Getting Back Behind the Wheel - The Mobility Resource

Getting Back Behind the Wheel

April 23, 2024


by Amy Lane, OTR/L, CDRS, and Guy A. Hanford

Originally published in the Amputee Coalition’s magazine, InMotion in 2012, Reproduced with permission. Visit the Amputee Coalition to learn more about this great organization.

Driving a vehicle is an independent living skill we often take for granted. People who have temporarily or permanently lost the ability to drive realize firsthand the loss of independence, autonomy, and day-to-day functioning. For those attempting to enter, engage, or retain employment, the lack of independent transportation causes a substantial impediment to their vocational pursuits and financial security. Finding a job in today’s economy can be tough. It is even tougher when one lacks transportation.

Returning veterans wounded in the Middle East conflict often experience similar challenges. Limb amputations, burns, brain injury, posttraumatic stress disorder, and other physical, cognitive, and emotional injuries need to be considered in one’s quest for independent transportation. Just as the number of civilians who are unsure about returning to driving after an injury, the thousands of injured returning American troops may not even realize their potential to drive again, unless given the proper evaluation, training, and accessibility equipment options.

Hand controls for driving

Determining Suitable Vehicle Adaptive Equipment

A cost-effective method in determining the most suitable vehicle adaptive equipment is to work with a driver rehabilitation specialist (DRS), who will consider a person’s particular functional needs and abilities. Certified driver rehabilitation specialists (CDRSs) have undergone specialized education and training and have obtained a specialty certification from the Association of Driver Rehabilitation Specialists (ADED). They are knowledgeable in planning, coordinating, and implementing accessible driving services for individuals exploring adaptive equipment and transportation options. While many driver rehabilitation specialists hold certification as a CDRS, certification is not required to practice driver rehabilitation.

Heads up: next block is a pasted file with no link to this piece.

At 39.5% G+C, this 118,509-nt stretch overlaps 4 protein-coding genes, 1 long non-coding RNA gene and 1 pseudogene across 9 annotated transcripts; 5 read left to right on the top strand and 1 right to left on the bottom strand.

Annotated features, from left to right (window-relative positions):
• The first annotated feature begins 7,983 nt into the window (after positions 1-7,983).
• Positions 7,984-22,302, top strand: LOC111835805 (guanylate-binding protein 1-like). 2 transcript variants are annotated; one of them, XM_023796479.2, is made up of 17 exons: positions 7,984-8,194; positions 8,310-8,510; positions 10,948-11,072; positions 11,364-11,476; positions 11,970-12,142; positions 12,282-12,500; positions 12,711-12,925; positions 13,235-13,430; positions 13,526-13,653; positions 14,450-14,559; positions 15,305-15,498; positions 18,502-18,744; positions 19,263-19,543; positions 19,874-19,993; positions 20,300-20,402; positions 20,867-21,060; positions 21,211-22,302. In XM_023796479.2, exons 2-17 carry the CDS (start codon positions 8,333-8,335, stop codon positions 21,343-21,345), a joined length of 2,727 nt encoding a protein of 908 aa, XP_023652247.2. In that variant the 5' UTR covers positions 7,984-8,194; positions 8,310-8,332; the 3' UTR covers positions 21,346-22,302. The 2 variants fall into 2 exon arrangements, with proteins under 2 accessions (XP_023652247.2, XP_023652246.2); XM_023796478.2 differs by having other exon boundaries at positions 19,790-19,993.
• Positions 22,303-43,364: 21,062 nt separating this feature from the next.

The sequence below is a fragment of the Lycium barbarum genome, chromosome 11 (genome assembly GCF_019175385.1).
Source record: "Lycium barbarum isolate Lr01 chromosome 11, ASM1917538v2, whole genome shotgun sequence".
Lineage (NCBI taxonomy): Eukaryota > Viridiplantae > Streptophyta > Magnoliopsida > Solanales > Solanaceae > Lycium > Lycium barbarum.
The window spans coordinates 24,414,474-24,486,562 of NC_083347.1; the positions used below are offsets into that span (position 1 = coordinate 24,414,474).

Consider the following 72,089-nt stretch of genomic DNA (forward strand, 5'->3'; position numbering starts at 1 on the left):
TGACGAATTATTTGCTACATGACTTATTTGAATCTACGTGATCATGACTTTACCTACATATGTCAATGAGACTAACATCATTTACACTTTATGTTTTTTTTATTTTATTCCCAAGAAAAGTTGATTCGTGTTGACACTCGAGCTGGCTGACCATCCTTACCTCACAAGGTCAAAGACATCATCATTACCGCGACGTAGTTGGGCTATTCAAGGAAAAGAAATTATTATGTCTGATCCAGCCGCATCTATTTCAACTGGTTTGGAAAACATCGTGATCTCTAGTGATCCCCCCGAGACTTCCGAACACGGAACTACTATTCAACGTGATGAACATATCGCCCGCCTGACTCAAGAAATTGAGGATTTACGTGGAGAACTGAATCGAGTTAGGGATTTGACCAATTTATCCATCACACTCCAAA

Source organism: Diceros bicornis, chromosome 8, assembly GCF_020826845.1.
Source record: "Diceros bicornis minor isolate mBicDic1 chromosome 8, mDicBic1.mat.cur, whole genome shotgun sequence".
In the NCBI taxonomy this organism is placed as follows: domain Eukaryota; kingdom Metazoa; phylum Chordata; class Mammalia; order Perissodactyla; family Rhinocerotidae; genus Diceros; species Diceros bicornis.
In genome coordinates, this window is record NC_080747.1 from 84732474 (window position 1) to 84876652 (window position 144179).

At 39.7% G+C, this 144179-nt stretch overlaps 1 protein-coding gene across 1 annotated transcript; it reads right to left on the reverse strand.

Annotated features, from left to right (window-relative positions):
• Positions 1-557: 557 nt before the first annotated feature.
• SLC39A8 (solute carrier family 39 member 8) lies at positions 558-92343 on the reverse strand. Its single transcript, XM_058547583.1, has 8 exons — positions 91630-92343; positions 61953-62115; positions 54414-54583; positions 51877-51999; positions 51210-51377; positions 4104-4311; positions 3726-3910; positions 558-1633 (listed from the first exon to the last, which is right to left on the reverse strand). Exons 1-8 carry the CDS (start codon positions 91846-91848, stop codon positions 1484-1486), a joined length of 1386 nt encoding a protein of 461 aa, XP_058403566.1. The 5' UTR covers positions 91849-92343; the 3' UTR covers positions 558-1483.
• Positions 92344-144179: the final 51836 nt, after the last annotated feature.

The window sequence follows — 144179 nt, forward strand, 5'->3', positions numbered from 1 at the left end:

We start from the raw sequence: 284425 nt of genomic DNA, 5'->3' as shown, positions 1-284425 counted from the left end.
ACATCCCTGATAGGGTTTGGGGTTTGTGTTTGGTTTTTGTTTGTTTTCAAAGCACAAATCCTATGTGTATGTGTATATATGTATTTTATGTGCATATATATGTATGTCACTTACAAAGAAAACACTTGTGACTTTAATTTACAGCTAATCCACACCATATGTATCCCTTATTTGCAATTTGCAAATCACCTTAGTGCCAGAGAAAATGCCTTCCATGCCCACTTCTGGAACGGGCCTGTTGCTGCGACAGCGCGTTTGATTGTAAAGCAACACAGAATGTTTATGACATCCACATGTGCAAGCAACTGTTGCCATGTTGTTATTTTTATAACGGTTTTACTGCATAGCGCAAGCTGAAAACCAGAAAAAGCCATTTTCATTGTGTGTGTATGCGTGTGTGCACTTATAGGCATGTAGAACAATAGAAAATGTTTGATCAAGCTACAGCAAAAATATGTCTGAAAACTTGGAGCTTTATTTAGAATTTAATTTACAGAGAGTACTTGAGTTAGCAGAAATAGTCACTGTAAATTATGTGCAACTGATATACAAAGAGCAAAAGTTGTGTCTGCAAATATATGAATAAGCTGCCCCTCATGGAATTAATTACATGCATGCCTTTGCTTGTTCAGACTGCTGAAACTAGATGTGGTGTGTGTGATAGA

Driver evaluation and training programs are offered in a variety of settings, such as rehabilitation hospitals, outpatient therapy departments, university-affiliated programs, state-operated facilities, Veterans Administration (VA) hospitals, or independent private driving schools. Professionals who work in this field often are ADED members and abide by its best practices. Driver rehabilitation programs typically offer comprehensive clinical and behind-the-wheel evaluations. On-road evaluations use information gathered from the clinical assessment and may include adaptive driving equipment if indicated. Additional education, training, and vehicle modification recommendations are completed based on the driver’s performance.

Proper Installation of Vehicle Adaptive Equipment